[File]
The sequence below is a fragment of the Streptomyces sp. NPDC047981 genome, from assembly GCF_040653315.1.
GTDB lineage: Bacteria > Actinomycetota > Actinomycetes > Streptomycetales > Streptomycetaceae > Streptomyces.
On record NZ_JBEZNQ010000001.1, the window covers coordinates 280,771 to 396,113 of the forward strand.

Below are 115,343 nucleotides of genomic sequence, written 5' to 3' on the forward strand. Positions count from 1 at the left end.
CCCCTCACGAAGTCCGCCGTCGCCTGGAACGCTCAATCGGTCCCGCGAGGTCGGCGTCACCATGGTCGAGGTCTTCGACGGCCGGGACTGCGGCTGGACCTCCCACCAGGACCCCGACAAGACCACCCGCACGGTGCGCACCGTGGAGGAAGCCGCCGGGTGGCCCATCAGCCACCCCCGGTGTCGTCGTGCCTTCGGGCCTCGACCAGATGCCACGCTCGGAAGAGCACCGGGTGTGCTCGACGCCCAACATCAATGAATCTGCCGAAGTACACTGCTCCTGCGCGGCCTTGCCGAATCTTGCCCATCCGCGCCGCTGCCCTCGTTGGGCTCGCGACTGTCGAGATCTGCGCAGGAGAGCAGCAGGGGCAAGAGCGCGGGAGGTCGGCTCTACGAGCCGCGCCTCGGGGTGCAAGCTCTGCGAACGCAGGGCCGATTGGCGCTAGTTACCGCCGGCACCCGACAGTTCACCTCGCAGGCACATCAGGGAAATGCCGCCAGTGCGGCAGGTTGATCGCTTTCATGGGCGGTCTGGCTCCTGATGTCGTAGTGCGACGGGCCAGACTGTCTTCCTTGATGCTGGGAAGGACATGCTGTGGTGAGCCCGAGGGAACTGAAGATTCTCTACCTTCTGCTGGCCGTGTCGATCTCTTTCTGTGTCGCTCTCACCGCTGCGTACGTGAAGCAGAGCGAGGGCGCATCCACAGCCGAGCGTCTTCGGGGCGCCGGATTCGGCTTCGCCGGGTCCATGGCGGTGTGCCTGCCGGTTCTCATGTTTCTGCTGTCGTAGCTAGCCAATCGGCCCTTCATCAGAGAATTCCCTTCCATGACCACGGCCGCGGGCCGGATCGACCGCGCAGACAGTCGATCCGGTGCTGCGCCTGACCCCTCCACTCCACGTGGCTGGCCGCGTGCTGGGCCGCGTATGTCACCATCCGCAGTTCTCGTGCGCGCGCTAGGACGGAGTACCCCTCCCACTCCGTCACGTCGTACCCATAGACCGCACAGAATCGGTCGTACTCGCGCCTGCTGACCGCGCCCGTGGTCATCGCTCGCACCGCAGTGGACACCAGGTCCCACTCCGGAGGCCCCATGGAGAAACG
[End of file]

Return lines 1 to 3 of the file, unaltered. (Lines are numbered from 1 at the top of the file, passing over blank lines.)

The sequence below is a fragment of the Streptomyces sp. NPDC047981 genome, from assembly GCF_040653315.1.
GTDB lineage: Bacteria > Actinomycetota > Actinomycetes > Streptomycetales > Streptomycetaceae > Streptomyces.
On record NZ_JBEZNQ010000001.1, the window covers coordinates 280,771 to 396,113 of the forward strand.